"This is an excellent collection of essays, showing the contribution that women of all stations and races made to the development of the Southeast. Most of these stories have not been told before."--John Salmond, LaTrobe University, Melbourne, Australia
"More and more, the lives of southern women, African American women, Jewish women, etc., are being told, and this only adds to the American historical narrative. Surely the fact that many of these individuals rose above their circumstances to achieve myriad accomplishments that contributed to the progress of the nation in the post-emancipation era is worth noting."--Shannon L. Frystak, East Stroudsburg University
The contributors to The Varieties of Women's Experiences offer fourteen brief biographical essays revealing the broad range of the fascinating lives lived by women in the post-Civil War South. Arranged chronologically, they chart a course of generational change, yet reveal that despite limitations there were always more opportunities for extraordinary women than we tend to realize.
By including stories about white and black, Jew and gentile, rich and poor, native and immigrant, widowed and married, the book explores the diversity and complexity of what it could mean to be a "Southern woman" at a time when social norms restricted many to their household and wifely duties.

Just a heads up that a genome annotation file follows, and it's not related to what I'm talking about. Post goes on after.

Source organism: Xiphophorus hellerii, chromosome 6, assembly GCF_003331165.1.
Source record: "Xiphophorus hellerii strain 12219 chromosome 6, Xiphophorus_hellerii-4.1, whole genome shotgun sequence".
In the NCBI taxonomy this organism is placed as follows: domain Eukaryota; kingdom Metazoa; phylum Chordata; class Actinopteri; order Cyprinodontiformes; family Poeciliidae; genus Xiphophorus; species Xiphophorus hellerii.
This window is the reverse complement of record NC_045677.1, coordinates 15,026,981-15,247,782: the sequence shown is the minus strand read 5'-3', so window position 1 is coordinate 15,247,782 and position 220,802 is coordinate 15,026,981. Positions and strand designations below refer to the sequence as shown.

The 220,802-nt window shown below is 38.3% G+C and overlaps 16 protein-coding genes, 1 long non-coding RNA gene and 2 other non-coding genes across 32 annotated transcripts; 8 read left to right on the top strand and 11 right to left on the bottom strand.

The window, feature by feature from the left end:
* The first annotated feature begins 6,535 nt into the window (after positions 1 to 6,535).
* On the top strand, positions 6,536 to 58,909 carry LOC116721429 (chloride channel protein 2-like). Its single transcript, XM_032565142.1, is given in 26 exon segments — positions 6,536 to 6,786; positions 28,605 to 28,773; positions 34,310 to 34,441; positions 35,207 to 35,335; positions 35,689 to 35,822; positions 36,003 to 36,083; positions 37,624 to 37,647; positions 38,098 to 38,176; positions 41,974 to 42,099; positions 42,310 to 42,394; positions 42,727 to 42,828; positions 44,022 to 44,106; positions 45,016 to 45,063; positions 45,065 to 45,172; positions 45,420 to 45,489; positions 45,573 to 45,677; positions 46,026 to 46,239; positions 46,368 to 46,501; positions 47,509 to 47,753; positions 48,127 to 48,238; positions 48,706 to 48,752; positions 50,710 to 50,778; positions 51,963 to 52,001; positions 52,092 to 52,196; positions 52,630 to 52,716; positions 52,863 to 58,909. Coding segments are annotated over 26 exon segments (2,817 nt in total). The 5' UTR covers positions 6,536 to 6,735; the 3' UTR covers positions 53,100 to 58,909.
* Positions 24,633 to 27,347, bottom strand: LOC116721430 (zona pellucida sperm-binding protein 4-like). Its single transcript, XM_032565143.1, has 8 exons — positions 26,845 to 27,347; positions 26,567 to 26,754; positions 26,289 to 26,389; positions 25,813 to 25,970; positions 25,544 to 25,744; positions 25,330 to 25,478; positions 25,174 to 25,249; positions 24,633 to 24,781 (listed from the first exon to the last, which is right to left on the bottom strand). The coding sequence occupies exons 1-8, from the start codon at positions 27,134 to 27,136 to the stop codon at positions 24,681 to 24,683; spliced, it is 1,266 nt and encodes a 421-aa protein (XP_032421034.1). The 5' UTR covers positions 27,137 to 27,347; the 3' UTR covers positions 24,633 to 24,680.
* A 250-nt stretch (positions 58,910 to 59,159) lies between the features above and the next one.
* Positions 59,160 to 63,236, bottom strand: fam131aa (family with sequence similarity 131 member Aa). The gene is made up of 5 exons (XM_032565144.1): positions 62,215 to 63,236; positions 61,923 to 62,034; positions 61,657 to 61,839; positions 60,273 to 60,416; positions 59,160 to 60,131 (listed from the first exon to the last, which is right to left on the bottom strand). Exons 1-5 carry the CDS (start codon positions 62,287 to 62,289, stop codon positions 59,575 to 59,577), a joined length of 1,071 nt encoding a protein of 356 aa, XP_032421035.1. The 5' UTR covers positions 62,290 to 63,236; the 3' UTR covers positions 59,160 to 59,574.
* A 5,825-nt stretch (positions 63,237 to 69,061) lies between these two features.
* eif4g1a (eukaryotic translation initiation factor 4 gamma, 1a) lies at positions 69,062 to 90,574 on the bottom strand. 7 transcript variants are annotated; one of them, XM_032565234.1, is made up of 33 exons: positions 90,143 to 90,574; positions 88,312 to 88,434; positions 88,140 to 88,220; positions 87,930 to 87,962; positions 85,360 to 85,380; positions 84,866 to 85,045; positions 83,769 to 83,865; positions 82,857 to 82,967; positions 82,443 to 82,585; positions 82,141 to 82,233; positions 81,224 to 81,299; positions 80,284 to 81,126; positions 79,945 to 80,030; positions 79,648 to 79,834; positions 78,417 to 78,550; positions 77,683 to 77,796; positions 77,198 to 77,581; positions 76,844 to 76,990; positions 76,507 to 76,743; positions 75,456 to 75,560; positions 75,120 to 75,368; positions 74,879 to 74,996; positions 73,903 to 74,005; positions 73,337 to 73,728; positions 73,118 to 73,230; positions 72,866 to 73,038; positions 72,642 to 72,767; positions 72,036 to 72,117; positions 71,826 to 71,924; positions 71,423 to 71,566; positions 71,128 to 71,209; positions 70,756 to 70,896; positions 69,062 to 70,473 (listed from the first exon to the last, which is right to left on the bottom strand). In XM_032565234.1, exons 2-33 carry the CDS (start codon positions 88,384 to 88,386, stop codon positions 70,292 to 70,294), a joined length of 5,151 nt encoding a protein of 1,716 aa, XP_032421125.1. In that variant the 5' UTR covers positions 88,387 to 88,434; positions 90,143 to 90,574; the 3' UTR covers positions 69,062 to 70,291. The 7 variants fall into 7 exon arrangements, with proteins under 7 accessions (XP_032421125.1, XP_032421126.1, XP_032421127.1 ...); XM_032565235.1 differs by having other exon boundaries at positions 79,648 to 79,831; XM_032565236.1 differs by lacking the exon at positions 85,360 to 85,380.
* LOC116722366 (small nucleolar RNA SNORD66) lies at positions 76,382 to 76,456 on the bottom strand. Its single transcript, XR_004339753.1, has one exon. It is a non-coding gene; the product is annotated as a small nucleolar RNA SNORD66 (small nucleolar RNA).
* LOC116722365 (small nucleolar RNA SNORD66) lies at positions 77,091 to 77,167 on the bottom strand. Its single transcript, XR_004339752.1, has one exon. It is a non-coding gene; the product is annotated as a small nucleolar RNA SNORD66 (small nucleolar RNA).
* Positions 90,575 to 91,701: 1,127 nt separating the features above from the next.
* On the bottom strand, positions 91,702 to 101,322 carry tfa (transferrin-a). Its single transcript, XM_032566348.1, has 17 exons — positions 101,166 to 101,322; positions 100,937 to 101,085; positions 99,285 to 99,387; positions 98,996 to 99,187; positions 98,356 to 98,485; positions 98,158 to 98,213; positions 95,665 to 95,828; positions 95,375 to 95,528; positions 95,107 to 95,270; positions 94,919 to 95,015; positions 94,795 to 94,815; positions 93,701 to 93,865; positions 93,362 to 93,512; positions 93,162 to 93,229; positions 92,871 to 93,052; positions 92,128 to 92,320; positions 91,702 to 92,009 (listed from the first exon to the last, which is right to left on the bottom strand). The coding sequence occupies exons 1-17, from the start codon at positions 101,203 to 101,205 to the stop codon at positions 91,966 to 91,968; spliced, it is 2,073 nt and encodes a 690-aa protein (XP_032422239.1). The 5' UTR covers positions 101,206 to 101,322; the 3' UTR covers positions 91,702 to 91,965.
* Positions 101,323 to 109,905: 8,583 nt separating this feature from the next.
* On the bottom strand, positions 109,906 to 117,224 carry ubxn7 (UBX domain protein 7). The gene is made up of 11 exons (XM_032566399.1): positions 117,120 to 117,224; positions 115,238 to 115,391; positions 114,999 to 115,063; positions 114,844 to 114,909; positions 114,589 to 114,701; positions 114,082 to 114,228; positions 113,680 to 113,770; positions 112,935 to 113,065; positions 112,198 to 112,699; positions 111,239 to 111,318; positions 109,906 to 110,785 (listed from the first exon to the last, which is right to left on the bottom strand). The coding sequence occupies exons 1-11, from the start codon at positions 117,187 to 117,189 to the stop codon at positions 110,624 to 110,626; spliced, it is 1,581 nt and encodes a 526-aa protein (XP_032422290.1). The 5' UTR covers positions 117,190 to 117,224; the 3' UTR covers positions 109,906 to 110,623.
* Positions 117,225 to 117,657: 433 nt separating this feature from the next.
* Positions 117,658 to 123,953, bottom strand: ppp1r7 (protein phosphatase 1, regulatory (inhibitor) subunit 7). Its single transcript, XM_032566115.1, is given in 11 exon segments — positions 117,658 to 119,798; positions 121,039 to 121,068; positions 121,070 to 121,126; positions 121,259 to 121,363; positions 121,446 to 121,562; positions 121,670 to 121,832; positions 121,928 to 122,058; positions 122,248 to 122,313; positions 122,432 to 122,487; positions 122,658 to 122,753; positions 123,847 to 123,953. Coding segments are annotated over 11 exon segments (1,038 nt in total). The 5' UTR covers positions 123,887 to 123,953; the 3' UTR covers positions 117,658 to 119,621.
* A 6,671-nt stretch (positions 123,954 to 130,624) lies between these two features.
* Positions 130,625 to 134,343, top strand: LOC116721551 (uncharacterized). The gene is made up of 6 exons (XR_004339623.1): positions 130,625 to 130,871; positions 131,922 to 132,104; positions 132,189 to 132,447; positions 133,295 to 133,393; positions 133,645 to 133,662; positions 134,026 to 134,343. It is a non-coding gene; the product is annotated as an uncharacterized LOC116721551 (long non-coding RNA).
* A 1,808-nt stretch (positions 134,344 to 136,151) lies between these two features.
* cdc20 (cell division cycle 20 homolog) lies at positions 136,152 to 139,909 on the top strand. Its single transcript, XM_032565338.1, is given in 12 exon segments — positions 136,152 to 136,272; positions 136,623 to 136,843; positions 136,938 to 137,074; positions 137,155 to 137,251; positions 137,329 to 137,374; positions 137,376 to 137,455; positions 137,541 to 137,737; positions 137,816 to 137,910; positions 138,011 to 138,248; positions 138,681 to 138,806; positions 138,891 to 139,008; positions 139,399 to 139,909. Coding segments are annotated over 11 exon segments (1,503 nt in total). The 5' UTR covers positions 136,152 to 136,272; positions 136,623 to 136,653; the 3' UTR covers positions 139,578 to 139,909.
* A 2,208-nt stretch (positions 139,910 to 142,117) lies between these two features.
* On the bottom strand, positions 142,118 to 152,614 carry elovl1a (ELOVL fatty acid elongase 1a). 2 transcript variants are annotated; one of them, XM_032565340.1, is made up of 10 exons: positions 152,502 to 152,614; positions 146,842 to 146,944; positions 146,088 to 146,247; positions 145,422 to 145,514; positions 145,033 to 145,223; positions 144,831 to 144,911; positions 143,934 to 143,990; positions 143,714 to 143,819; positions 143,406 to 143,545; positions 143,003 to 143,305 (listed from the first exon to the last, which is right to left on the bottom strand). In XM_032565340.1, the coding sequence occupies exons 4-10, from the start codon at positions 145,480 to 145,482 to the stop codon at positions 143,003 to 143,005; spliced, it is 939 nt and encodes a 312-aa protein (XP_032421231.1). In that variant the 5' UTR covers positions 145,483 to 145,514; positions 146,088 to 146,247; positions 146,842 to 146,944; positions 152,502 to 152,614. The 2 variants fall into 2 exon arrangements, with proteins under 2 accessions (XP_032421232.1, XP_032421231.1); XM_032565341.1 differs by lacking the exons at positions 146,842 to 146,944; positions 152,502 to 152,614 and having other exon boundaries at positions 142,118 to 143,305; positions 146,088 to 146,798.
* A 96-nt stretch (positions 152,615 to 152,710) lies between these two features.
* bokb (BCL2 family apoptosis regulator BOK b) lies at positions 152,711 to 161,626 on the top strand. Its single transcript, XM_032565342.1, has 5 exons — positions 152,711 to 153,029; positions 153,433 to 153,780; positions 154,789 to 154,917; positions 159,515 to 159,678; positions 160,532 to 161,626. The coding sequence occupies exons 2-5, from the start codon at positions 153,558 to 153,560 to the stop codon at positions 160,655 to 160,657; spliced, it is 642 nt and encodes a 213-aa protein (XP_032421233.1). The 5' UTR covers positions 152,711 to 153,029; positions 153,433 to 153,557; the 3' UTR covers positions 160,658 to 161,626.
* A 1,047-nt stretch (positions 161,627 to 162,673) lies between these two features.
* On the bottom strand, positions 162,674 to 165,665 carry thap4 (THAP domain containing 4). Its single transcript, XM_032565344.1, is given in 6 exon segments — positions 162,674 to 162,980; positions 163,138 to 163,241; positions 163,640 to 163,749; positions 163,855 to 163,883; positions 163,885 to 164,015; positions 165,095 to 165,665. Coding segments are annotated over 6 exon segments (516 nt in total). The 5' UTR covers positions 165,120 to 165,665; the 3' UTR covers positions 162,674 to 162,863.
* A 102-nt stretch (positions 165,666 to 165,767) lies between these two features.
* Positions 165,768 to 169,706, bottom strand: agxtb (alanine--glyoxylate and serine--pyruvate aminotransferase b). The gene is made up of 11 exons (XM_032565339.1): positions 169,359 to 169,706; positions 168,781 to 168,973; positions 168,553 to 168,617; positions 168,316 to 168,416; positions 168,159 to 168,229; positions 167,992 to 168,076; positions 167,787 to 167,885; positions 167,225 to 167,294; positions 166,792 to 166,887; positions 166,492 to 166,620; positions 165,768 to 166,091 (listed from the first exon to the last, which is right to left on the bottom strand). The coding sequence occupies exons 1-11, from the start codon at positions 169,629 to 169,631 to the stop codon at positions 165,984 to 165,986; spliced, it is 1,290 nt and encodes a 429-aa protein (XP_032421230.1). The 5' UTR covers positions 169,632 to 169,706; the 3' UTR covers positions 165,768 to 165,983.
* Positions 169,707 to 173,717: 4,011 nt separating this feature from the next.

A welcome addition to the literature on Southern women's history, this book will appeal to a broad range of readers.
Larry Eugene Rivers, president of Fort Valley State University (Georgia), has written numerous books, including Slavery in Florida. Canter Brown Jr., professor of history and executive vice president and chief legal officer at Fort Valley State University, is the author of Florida’s Peace River Frontier, among other works. Together, they are coauthors of Laborers in the Vineyard of the Lord and For a Great and Grand Purpose.
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"Well researched and thoroughly grounded in surviving primary sources, these essays reveal that Florida and Georgia women's experiences in the century following the Civil War were similar to many of their counterparts in other southern states who have received much more attention from historians."
"Offer(s) rich examples of the variety of women's contributions that should inform studies of the Guilded Age and Progressive-era South and encourage future study of Florida's vibrant women's history."
--Florida Historical Quarterly
"A valuable reference that will enable readers to understand more fully the complexity and richness of the lives of southern women following the Civil War and into the twentieth century. A praiseworthy effort that adds to our knowledge of southern women."
--H-Net Reviews: H-SAWH